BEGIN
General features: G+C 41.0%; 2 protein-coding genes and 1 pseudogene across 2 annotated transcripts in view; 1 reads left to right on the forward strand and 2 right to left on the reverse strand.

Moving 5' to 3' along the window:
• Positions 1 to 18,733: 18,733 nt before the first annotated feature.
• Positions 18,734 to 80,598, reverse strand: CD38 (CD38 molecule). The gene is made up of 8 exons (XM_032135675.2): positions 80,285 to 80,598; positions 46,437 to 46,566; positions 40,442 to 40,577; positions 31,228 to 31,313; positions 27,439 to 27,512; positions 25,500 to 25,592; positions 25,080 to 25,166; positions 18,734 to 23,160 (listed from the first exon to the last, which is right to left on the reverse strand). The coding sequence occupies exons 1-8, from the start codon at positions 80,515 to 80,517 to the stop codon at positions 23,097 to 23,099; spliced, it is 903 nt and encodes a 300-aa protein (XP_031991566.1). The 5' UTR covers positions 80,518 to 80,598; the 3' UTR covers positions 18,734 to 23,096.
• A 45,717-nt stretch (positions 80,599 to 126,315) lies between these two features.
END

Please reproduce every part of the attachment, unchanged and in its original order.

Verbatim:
General features: G+C 41.0%; 2 protein-coding genes and 1 pseudogene across 2 annotated transcripts in view; 1 reads left to right on the forward strand and 2 right to left on the reverse strand.

Moving 5' to 3' along the window:
• Positions 1 to 18,733: 18,733 nt before the first annotated feature.
• Positions 18,734 to 80,598, reverse strand: CD38 (CD38 molecule). The gene is made up of 8 exons (XM_032135675.2): positions 80,285 to 80,598; positions 46,437 to 46,566; positions 40,442 to 40,577; positions 31,228 to 31,313; positions 27,439 to 27,512; positions 25,500 to 25,592; positions 25,080 to 25,166; positions 18,734 to 23,160 (listed from the first exon to the last, which is right to left on the reverse strand). The coding sequence occupies exons 1-8, from the start codon at positions 80,515 to 80,517 to the stop codon at positions 23,097 to 23,099; spliced, it is 903 nt and encodes a 300-aa protein (XP_031991566.1). The 5' UTR covers positions 80,518 to 80,598; the 3' UTR covers positions 18,734 to 23,096.
• A 45,717-nt stretch (positions 80,599 to 126,315) lies between these two features.